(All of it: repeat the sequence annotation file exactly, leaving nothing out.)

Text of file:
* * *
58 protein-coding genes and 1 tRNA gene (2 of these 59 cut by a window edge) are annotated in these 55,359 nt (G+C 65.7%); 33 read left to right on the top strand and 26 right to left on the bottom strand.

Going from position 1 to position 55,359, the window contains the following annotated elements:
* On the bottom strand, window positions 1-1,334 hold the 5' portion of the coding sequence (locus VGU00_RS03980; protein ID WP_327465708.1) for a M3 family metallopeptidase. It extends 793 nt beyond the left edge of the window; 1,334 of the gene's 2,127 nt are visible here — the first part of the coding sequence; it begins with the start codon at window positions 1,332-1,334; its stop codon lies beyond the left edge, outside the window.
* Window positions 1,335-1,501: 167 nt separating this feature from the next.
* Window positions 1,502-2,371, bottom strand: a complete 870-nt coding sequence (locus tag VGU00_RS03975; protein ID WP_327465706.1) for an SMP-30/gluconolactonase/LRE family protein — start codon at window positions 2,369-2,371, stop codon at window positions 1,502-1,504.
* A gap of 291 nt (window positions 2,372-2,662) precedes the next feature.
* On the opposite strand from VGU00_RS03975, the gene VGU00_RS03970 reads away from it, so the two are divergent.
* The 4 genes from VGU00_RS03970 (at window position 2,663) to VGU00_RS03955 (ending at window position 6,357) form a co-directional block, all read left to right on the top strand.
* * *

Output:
58 protein-coding genes and 1 tRNA gene (2 of these 59 cut by a window edge) are annotated in these 55,359 nt (G+C 65.7%); 33 read left to right on the top strand and 26 right to left on the bottom strand.

Going from position 1 to position 55,359, the window contains the following annotated elements:
* On the bottom strand, window positions 1-1,334 hold the 5' portion of the coding sequence (locus VGU00_RS03980; protein ID WP_327465708.1) for a M3 family metallopeptidase. It extends 793 nt beyond the left edge of the window; 1,334 of the gene's 2,127 nt are visible here — the first part of the coding sequence; it begins with the start codon at window positions 1,332-1,334; its stop codon lies beyond the left edge, outside the window.
* Window positions 1,335-1,501: 167 nt separating this feature from the next.
* Window positions 1,502-2,371, bottom strand: a complete 870-nt coding sequence (locus tag VGU00_RS03975; protein ID WP_327465706.1) for an SMP-30/gluconolactonase/LRE family protein — start codon at window positions 2,369-2,371, stop codon at window positions 1,502-1,504.
* A gap of 291 nt (window positions 2,372-2,662) precedes the next feature.
* On the opposite strand from VGU00_RS03975, the gene VGU00_RS03970 reads away from it, so the two are divergent.
* The 4 genes from VGU00_RS03970 (at window position 2,663) to VGU00_RS03955 (ending at window position 6,357) form a co-directional block, all read left to right on the top strand.